Alexander's Story

Tell us about Alexander?

Alexander is my only child and was born in the month of May weighing only 1.6kg. He spent his first 134 days of his life in the Neonatal Intensive Care Unit (NICU).

Alexander struggled to grow and thrive. As he was born at the start of winter, Alexander caught all kinds of viruses and had a lot of respiratory issues. With care and support from the staff at the hospital, along with patience and perseverance, he was eventually able to come home.  

Since this time, Alexander has had many setbacks and complications because of a low immune function and a severe neurological abnormality. Alexander has a developmental delay, vision and hearing loss, sleep apnoea and needs to be fed through a gastrostomy.  

Alexander communicates non-verbally. He smiles and giggles and loves to give you a high five when he is happy. He is also assertive in telling me “no”. He swats my hand away if he doesn’t want something and grunts at me if he doesn’t approve of what is happening. 

Since his first admission, he has had many scans and tests, spending many nights in the hospital.


What does Alexander enjoy?

Alexander is now five years old. He loves spending time in the sunshine, visiting the beach, exploring art museums and listening to someone read to him while he turns and touches the page.

Alexander is also fascinated by bright light displays. He loves to play with his hand instruments, attend live music performances and go to the movies. When Alexander is in his standing frame he likes to watch his favourite movie on his iPad. He also likes to snuggle with me while she reads. 

This year saw Alexander start primary school for the first time! Alexander is sometimes transported to school on the back of a bicycle. He enjoys spending time outdoors and being back packed around in his carry pack.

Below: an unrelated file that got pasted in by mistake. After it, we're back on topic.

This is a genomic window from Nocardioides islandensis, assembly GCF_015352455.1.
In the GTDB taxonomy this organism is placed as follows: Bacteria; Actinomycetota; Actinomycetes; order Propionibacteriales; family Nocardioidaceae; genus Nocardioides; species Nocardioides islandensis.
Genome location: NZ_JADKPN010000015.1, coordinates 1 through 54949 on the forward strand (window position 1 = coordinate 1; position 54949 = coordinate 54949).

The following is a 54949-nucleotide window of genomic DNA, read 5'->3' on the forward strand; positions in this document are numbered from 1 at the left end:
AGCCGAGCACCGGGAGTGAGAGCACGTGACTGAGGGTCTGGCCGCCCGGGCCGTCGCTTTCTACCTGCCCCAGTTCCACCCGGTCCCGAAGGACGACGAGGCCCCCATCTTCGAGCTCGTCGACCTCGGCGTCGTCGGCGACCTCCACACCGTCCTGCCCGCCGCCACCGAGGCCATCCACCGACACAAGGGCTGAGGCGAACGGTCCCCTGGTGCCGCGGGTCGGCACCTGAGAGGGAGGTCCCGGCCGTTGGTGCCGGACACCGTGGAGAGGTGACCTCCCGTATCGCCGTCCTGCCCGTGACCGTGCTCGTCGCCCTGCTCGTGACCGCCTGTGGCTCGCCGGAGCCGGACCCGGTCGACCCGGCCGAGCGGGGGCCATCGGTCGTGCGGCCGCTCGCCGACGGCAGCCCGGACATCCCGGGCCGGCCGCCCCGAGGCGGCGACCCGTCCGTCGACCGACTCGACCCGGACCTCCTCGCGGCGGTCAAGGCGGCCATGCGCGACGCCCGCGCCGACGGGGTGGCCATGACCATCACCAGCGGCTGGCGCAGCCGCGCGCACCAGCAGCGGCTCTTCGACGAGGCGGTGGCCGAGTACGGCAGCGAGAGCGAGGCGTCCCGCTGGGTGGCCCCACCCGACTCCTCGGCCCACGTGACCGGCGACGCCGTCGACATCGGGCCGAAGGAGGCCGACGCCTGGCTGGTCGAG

Alexander has travelled with me to America, Mexico and recently visited Tasmania with his family. He is a good traveller and doesn’t mind the journey. He seems comfortable meeting people, exploring new sights, sounds, smells, tastes and sensations in these new environments. His time in the NICU at the start of his life may have given him the capacity to be so flexible, resilient and adaptable. 

Alexander is very loved. He embodies love and helps people learn about what unconditional love means. He is not mean or unkind to anyone.

Photo by Wendell Teodoro

What would you like health professionals to know about Alexander?

I would like health professionals to understand that Alexander is so much more than a label attached to his illness, a problem that needs to be solved or a bunch of symptoms that need to be treated. Alexander should have all the opportunities given to any well child. 

Alexander’s condition does limit what he can do but does not limit his value or worth. He has the ability to learn, grow and physically strengthen. There is always room for improvement and Alexander can reach goals with strength-based support provided by health professionals. Alexander tries really hard to overcome his physical and mental obstacles that make it hard for him to grasp things. I worry that Alexander may struggle with his vision and hearing impairments and want to ensure that he is comfortable and ready for what happens next.

Health professionals can help Alexander to continue to thrive by helping to adapt his environment to support and develop his learning and abilities. Sometimes this will require thinking outside the box, being creative and having a positive approach while looking at all the possibilities and trying new things. If one approach fails, we should learn, adapt and try something else. 


What would you like health professionals to know about you in your parenting/carer role?